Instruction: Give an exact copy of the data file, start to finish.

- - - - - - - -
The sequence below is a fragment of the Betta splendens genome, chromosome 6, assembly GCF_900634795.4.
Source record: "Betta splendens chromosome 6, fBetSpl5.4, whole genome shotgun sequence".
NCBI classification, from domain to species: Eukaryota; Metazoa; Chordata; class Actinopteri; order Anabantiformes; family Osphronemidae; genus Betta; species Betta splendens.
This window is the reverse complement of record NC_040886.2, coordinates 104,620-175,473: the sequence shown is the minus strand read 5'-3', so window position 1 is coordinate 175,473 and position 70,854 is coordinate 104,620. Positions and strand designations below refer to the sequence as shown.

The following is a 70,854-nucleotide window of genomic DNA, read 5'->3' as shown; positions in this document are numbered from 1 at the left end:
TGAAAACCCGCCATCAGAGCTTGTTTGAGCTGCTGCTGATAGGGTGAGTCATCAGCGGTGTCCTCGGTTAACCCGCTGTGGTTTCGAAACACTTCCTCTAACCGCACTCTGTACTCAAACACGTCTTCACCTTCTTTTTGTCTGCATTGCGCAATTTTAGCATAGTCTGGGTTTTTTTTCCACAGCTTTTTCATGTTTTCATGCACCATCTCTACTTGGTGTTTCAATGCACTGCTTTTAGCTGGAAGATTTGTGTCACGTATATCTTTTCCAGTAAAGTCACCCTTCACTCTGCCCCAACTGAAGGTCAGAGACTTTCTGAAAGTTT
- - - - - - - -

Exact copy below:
The sequence below is a fragment of the Betta splendens genome, chromosome 6, assembly GCF_900634795.4.
Source record: "Betta splendens chromosome 6, fBetSpl5.4, whole genome shotgun sequence".
NCBI classification, from domain to species: Eukaryota; Metazoa; Chordata; class Actinopteri; order Anabantiformes; family Osphronemidae; genus Betta; species Betta splendens.
This window is the reverse complement of record NC_040886.2, coordinates 104,620-175,473: the sequence shown is the minus strand read 5'-3', so window position 1 is coordinate 175,473 and position 70,854 is coordinate 104,620. Positions and strand designations below refer to the sequence as shown.

The following is a 70,854-nucleotide window of genomic DNA, read 5'->3' as shown; positions in this document are numbered from 1 at the left end:
TGAAAACCCGCCATCAGAGCTTGTTTGAGCTGCTGCTGATAGGGTGAGTCATCAGCGGTGTCCTCGGTTAACCCGCTGTGGTTTCGAAACACTTCCTCTAACCGCACTCTGTACTCAAACACGTCTTCACCTTCTTTTTGTCTGCATTGCGCAATTTTAGCATAGTCTGGGTTTTTTTTCCACAGCTTTTTCATGTTTTCATGCACCATCTCTACTTGGTGTTTCAATGCACTGCTTTTAGCTGGAAGATTTGTGTCACGTATATCTTTTCCAGTAAAGTCACCCTTCACTCTGCCCCAACTGAAGGTCAGAGACTTTCTGAAAGTTT